Collectors (people who catch the animals) are held responsible for a large part of preservation; they catch the animals in their natural environments and export them to stores for sale to the public. Collectors must follow rules set forth by the governments of the countries where the animals are collected by obtaining certain permits issued for most marine animals. These permits limit the amount of each species to be collected from each region. If used properly, the permits regulate species so that they can rebuild their population before the next round of permits are issued.

Aquaculture, the captive breeding of ornamental aquarium animals, is the ideal solution to species preservation. If more species were bred in captivity, less would need to be removed from their natural habitats. Therefor, the environmental impact would be far less. The aquarium hobby industry has made great strides toward this goal in the last fifteen years. Most freshwater fish and plant species are already being bred in captivity along with an increasing number of marine fish and invertebrates.

Let's not forget that the hobbyist must be responsible as well. Animals do not come from an infinite source. If one dies in an aquarium and is replaced, it may represent another animal removed from its natural environment. However, if hobbyists educate themselves about each animal they own, and engage in a proper aquarium maintenance routine, they can do a better job of keeping those animals healthy and alive. This will reduce the need to replace the animals in the home or office aquarium and, in turn, reduce the amount of animals removed from their natural habitats. Hobbyists should also look to purchase captive bred animals, instead of wild caught animals, for their aquariums. This will also reduce the demand for animals removed from natural environments and increase the demand for captive bred animals. As demand for captive bred animals increases, so will captive breeding. As breeding facilities get larger, the prices for captive bred animals will decrease and, eventually, the price for captive bred animals should be less than that of wild caught animals.

Building the proper aquarium is crucial in keeping aquatic animals alive. The animals come from such diverse environments that it would be impossible to set up one aquarium that would be suitable for all fish. The system must be tailored to the needs of the species to be kept within. Consistent maintenance is also imperative. Aquariums are not perfect systems. Without routine maintenance, toxins build up to intolerable levels and cause stress to your aquatic pets. This stress can cause illness and even death. If you need help designing the right custom aquarium or maintaining an existing one, send a message to us at info@diamondaquatics.com.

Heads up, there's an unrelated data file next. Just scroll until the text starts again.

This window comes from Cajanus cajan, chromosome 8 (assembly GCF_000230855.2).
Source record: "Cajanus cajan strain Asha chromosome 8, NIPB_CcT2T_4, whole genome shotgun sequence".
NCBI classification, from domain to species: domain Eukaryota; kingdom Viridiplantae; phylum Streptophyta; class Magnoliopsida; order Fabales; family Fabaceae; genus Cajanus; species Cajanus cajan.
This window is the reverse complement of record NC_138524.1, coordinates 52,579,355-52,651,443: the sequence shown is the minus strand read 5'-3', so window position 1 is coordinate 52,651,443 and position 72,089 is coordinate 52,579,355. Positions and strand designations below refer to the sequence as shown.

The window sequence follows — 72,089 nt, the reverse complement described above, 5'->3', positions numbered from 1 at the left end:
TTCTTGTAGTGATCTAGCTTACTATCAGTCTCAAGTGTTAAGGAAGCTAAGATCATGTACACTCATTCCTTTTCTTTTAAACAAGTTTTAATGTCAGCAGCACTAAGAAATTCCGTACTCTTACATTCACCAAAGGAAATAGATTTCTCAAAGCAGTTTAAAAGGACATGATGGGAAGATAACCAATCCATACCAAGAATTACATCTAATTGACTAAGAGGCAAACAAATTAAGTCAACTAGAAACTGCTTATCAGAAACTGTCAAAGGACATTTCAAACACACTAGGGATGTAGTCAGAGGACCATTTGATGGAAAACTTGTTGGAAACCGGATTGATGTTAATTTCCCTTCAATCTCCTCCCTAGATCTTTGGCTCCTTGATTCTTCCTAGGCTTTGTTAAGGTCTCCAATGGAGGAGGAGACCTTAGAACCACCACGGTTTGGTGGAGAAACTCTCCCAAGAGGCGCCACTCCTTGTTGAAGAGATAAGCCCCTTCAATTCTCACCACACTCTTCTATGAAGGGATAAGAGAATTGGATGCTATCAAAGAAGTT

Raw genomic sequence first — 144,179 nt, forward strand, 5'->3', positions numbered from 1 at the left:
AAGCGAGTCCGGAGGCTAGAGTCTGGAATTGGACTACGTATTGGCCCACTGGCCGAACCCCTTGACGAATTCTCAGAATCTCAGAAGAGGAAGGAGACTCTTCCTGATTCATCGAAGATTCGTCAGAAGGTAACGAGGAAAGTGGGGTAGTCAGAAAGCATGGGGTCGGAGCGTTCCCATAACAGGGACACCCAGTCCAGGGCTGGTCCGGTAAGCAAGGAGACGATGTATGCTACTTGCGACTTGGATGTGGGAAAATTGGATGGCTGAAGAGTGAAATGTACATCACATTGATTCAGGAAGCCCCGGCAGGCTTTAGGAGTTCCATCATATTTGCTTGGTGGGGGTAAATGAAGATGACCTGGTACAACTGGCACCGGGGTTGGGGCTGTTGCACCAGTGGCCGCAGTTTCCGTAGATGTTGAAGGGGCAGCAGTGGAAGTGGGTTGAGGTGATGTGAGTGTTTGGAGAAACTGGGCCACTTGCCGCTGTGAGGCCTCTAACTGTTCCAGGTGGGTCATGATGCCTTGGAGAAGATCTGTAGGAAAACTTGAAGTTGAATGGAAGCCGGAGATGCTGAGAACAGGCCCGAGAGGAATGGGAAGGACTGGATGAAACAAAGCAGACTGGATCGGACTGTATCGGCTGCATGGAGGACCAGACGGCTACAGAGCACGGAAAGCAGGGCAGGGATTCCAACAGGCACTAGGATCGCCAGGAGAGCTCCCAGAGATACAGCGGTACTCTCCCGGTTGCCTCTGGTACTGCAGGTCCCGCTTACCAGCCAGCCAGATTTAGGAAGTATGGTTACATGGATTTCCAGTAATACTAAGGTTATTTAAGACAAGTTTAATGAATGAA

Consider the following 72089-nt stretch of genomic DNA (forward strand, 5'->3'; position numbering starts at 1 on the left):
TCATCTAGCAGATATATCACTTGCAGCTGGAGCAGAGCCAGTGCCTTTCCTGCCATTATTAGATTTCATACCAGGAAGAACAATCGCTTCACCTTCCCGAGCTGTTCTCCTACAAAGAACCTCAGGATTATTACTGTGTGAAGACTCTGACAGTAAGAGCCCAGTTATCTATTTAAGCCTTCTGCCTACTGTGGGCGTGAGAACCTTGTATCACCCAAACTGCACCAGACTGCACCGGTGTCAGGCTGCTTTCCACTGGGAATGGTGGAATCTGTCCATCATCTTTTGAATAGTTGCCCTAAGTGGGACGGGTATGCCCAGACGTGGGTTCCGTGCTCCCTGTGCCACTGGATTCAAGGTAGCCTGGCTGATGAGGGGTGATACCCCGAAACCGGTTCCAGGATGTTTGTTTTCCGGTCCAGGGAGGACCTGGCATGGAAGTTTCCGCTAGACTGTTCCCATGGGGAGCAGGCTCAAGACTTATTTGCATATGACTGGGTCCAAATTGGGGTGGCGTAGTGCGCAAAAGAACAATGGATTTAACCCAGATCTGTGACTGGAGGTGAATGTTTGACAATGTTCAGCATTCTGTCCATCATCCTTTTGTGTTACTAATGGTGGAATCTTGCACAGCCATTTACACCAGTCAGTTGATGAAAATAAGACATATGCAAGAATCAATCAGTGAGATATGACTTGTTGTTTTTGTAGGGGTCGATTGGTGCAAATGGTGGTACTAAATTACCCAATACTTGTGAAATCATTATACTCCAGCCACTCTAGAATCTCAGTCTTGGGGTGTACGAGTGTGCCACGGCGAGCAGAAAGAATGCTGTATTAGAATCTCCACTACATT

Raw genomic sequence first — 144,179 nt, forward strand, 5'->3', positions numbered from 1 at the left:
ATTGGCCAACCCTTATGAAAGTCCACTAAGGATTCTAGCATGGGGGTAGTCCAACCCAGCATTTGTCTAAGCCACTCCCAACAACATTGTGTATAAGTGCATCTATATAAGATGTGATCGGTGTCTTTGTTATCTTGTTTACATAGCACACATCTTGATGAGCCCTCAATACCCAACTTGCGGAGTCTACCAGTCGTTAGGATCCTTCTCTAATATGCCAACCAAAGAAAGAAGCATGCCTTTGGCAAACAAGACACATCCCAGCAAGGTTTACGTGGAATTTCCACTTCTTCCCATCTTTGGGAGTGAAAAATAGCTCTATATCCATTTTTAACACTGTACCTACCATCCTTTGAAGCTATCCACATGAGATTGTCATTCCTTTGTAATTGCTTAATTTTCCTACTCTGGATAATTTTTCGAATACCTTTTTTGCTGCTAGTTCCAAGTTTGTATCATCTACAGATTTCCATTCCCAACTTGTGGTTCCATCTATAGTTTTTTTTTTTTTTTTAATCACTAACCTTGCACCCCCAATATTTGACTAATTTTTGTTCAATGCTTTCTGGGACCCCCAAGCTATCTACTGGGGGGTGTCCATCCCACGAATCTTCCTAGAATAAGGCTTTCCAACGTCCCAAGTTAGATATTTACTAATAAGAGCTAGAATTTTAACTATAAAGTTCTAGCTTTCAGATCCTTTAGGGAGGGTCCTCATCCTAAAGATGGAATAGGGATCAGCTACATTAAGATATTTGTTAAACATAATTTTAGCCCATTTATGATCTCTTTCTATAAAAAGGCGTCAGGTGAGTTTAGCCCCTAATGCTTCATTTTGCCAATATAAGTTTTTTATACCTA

Custom Aquarium Design

Spotlight on a Large Fish Only with Live Rock Aquarium

At a whopping 900-gallons, this Fish Only with Live Rock (FOWLR) custom aquarium in New Jersey is definitely the center of attention in the great room of this home. It is also a fine example of Diamond Aquatics' systems design expertise.

Included in the filter room are a 125-gallon refugium, 100-gallon primary sump, and a 300-gallon secondary sump. Two main pumps alternate day and night to create low flow during the night and high flow during the day. The tank was lifted into place with a pallet jack and foam blocks. Blocks were added progressively until the tank was above the stand, and then the tank was rolled into place using pipes as rollers.

Looking for a similar, custom fish tank installation for your home or business? Or perhaps another option which will fit perfectly in your space? Diamond Aquatics will provide you with a free consultation. 

Aquarium Maintenance

Aquarium Maintenance: Before and After

The maintenance staff at Diamond Aquatics pride themselves on the quality of their work. Here are some before and after pictures that showcase the difference a knowledgeable aquarist can make on your tank.

Before Aquarium Maintenance with Diamond Aquatics


After Aquarium Maintenance with Diamond Aquatics


For help maintaining your home or office aquarium, contact us today at 973-356-4434 or info@diamondaquatics.com.

Custom Aquarium Design

Spotlight on a Recessed Nook Aquarium

This standard 120-gallon, reef-ready custom aquarium was squeezed into a custom-built area so it would be viewable from three sides. Because the aquarium is located in the recreational area of the home, the owners were concerned about noise from the aquarium filter system interfering with their surround sound system. For this reason, Diamond Aquatics utilized a small area in the garage space directly behind the aquarium to place the filter system instead of putting it inside the cabinet.